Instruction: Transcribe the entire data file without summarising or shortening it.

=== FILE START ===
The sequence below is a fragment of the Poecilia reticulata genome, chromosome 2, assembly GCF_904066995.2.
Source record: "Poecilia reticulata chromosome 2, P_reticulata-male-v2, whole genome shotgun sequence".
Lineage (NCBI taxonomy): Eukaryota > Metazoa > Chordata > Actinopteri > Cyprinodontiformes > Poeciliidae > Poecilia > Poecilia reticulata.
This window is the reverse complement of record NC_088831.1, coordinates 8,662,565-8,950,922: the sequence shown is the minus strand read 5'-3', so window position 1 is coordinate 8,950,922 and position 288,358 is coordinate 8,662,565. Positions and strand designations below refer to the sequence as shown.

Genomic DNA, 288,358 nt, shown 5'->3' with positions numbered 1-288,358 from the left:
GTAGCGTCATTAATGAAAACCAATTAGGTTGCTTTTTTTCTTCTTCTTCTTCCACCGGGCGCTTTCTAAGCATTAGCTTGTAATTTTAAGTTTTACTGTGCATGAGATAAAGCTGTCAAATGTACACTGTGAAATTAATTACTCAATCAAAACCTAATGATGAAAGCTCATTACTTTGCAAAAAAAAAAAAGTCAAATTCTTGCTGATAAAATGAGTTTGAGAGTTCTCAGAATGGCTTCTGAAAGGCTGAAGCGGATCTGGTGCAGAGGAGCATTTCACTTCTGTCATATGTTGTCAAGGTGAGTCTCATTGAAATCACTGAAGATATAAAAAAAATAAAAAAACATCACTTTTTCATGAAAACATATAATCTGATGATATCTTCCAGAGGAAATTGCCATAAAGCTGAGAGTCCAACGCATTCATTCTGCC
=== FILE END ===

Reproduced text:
The sequence below is a fragment of the Poecilia reticulata genome, chromosome 2, assembly GCF_904066995.2.
Source record: "Poecilia reticulata chromosome 2, P_reticulata-male-v2, whole genome shotgun sequence".
Lineage (NCBI taxonomy): Eukaryota > Metazoa > Chordata > Actinopteri > Cyprinodontiformes > Poeciliidae > Poecilia > Poecilia reticulata.
This window is the reverse complement of record NC_088831.1, coordinates 8,662,565-8,950,922: the sequence shown is the minus strand read 5'-3', so window position 1 is coordinate 8,950,922 and position 288,358 is coordinate 8,662,565. Positions and strand designations below refer to the sequence as shown.

Genomic DNA, 288,358 nt, shown 5'->3' with positions numbered 1-288,358 from the left:
GTAGCGTCATTAATGAAAACCAATTAGGTTGCTTTTTTTCTTCTTCTTCTTCCACCGGGCGCTTTCTAAGCATTAGCTTGTAATTTTAAGTTTTACTGTGCATGAGATAAAGCTGTCAAATGTACACTGTGAAATTAATTACTCAATCAAAACCTAATGATGAAAGCTCATTACTTTGCAAAAAAAAAAAAGTCAAATTCTTGCTGATAAAATGAGTTTGAGAGTTCTCAGAATGGCTTCTGAAAGGCTGAAGCGGATCTGGTGCAGAGGAGCATTTCACTTCTGTCATATGTTGTCAAGGTGAGTCTCATTGAAATCACTGAAGATATAAAAAAAATAAAAAAACATCACTTTTTCATGAAAACATATAATCTGATGATATCTTCCAGAGGAAATTGCCATAAAGCTGAGAGTCCAACGCATTCATTCTGCC